Built for God's Glory

Sunday, April 27, 2014

We had a church building dedication today and Pastor Marvin's sermon was on 1 Chronicles 22, entitled Built for God's Glory.

What I remember from the sermon are (now, I had better get back into the habit of taking sermon notes!) these three points:

(1) Every building has a purpose
The construction of a building always comes with a purpose. The temple of Jerusalem built by King Solomon was obviously for God's glory, to be used by the people to worship God. So must the buildings that we have now.

(2) God is the sole benefactor
Even though a building is made possible by many hands, it is God who makes it possible. Even though Solomon built the temple, it was David who came up with the plans and the materials, and ultimately it was God who directs it. We have had so many blessings pouring in from so many people - in time, labour and resources - but only God made it possible.

(3) Constructing only during peace time
God did not allow David to build the temple. David's time was the time of blood and war. The building of the temple has to be in time of peace. And this I found interesting: Solomon comes from the Hebrew name שְׁלֹמֹה (Shelomoh), which is derived from the Hebrew word שָׁלוֹם (shalom) that means "peace". We have had conflicts and problems before but now in a time of peace, God has blessed us with a new building.

And for that we praise God. To him alone be the glory. Amen.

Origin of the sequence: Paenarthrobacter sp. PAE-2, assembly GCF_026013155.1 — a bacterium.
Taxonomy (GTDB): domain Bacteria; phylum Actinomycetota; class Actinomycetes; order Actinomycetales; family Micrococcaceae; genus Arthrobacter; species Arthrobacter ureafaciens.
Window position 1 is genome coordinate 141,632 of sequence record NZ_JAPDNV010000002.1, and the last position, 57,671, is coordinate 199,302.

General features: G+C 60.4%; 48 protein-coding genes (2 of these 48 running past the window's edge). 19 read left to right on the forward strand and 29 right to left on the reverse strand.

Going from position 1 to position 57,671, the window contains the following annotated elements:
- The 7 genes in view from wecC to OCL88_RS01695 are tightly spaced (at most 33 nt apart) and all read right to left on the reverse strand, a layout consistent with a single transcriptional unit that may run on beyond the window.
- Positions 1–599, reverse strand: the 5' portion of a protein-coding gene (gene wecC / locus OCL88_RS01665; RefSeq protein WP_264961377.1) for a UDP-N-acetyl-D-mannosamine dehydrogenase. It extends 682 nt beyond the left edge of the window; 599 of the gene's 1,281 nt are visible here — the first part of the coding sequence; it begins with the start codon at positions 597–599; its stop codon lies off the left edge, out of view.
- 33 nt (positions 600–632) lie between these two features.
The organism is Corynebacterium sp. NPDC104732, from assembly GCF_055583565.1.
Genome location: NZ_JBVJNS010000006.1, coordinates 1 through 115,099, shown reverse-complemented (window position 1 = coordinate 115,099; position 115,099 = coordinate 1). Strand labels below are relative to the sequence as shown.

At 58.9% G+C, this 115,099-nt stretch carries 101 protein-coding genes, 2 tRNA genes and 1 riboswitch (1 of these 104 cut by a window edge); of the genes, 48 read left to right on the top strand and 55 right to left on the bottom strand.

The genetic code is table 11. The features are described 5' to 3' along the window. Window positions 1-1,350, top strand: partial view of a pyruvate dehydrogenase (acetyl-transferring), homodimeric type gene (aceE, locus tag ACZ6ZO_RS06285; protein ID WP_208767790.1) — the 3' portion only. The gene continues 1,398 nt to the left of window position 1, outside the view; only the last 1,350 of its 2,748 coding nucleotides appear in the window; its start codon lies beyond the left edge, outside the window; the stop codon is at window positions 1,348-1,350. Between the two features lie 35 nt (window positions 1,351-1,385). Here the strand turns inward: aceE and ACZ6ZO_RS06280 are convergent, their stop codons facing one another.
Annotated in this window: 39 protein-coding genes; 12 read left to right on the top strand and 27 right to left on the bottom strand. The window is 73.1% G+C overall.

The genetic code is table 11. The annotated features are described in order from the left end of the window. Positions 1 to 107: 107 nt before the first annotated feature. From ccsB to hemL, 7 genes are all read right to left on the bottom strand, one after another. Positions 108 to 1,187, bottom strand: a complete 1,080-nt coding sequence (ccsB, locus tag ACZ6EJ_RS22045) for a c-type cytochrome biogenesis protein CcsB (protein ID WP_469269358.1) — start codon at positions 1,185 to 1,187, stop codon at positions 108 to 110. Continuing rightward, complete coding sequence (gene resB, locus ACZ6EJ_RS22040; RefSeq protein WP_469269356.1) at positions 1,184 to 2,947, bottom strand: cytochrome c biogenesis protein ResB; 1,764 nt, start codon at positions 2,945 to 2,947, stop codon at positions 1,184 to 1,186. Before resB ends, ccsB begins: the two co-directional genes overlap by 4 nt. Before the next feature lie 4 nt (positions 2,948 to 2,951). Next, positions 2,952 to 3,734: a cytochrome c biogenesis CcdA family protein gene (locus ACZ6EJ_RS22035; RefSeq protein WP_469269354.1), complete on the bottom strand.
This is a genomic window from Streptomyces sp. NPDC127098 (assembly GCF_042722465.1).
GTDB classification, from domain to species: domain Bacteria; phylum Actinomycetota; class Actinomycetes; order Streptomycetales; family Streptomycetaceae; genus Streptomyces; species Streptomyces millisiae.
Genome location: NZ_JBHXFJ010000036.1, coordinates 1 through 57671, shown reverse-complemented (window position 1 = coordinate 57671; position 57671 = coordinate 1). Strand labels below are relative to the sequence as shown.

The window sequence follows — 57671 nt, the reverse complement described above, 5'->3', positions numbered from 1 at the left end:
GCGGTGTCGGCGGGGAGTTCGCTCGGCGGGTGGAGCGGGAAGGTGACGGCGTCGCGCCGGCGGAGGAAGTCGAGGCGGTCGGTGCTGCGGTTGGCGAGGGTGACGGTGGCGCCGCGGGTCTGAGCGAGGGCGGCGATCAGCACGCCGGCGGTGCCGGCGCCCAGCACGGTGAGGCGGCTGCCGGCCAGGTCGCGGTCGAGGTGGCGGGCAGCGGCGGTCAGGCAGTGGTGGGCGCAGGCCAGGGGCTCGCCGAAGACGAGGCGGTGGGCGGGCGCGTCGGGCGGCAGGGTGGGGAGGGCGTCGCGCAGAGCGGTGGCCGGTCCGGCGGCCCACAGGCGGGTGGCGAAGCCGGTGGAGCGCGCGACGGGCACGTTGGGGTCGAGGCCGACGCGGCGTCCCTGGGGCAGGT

pearlie

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7 comment(s)

  1. Always interesting how we all are so fixated on buildings when Paul calls us the temple of the Holy Spirit.

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  2. I think it has to go both ways. As much as we are the temple of the Holy Spirit, it is arranged by God to also have a place to meet together to worship and fellowship.

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  3. I agree about getting together to fellowship. We read that He is with us when two or three are gathered in his name. My concern is when we project OT imagery of temples and altars on our buildings. After all, God is not present in a building until believers enter it. :)

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  4. "My concern is when we project OT imagery of temples and altars on our buildings."

    What do you mean by this?

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  5. Judaism is all about God being in temples, altars and Mosaic Law. Many stream of Christianity seem to have copied those expressions.

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  6. The OT is about God's presence in temples and altars and the Laws. What is your stand on the OT?

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  7. I see God's presence in those things too Pearlie. I also see man's presence in them as well.

    Always amazes me how people embrace perfection in the words that are written by imperfect people. For some it is easy to separate flawed character with the writings of such people. Some seem to need an inerrancy of everything written in scripture to see scripture as authoritative and relevant.

    For me, I love the OT and the flawed characters in it. I love a man like Moses not because he was a pope like figure who communicated everything perfectly but because he was a man who was after God's heart. I can separate the beautiful from the not so beautiful. I can understand that some of the things he wrote were not from the heart of God but more from the culture he lived in. When I read about the execution of a man who carried wood on the Sabbath, I see the influence of man rather than the influence of God.

    Long answer to a short question. Would love to dialog more if you have the time.

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